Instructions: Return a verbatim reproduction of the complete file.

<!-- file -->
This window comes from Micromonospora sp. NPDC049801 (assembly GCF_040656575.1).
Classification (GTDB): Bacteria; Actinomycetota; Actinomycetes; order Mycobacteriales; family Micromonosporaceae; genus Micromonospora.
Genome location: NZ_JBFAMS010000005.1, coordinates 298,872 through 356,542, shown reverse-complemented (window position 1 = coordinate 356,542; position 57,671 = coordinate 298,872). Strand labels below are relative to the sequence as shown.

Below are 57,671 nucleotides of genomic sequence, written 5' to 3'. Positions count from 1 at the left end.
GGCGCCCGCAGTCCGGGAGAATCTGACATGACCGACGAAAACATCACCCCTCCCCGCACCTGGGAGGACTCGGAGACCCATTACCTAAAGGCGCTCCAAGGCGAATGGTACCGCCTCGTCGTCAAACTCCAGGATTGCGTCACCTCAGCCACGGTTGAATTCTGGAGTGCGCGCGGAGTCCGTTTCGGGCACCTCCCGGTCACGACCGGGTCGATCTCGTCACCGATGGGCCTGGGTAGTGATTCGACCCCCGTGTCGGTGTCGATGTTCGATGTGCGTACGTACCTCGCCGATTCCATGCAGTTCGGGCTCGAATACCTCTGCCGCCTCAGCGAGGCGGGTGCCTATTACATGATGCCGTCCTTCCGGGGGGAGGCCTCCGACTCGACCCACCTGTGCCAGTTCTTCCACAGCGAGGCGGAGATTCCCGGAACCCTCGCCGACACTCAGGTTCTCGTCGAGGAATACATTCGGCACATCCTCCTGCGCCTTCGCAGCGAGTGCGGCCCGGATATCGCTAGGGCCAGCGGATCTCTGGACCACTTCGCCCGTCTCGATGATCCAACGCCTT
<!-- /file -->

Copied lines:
This window comes from Micromonospora sp. NPDC049801 (assembly GCF_040656575.1).
Classification (GTDB): Bacteria; Actinomycetota; Actinomycetes; order Mycobacteriales; family Micromonosporaceae; genus Micromonospora.
Genome location: NZ_JBFAMS010000005.1, coordinates 298,872 through 356,542, shown reverse-complemented (window position 1 = coordinate 356,542; position 57,671 = coordinate 298,872). Strand labels below are relative to the sequence as shown.

Below are 57,671 nucleotides of genomic sequence, written 5' to 3'. Positions count from 1 at the left end.
GGCGCCCGCAGTCCGGGAGAATCTGACATGACCGACGAAAACATCACCCCTCCCCGCACCTGGGAGGACTCGGAGACCCATTACCTAAAGGCGCTCCAAGGCGAATGGTACCGCCTCGTCGTCAAACTCCAGGATTGCGTCACCTCAGCCACGGTTGAATTCTGGAGTGCGCGCGGAGTCCGTTTCGGGCACCTCCCGGTCACGACCGGGTCGATCTCGTCACCGATGGGCCTGGGTAGTGATTCGACCCCCGTGTCGGTGTCGATGTTCGATGTGCGTACGTACCTCGCCGATTCCATGCAGTTCGGGCTCGAATACCTCTGCCGCCTCAGCGAGGCGGGTGCCTATTACATGATGCCGTCCTTCCGGGGGGAGGCCTCCGACTCGACCCACCTGTGCCAGTTCTTCCACAGCGAGGCGGAGATTCCCGGAACCCTCGCCGACACTCAGGTTCTCGTCGAGGAATACATTCGGCACATCCTCCTGCGCCTTCGCAGCGAGTGCGGCCCGGATATCGCTAGGGCCAGCGGATCTCTGGACCACTTCGCCCGTCTCGATGATCCAACGCCTT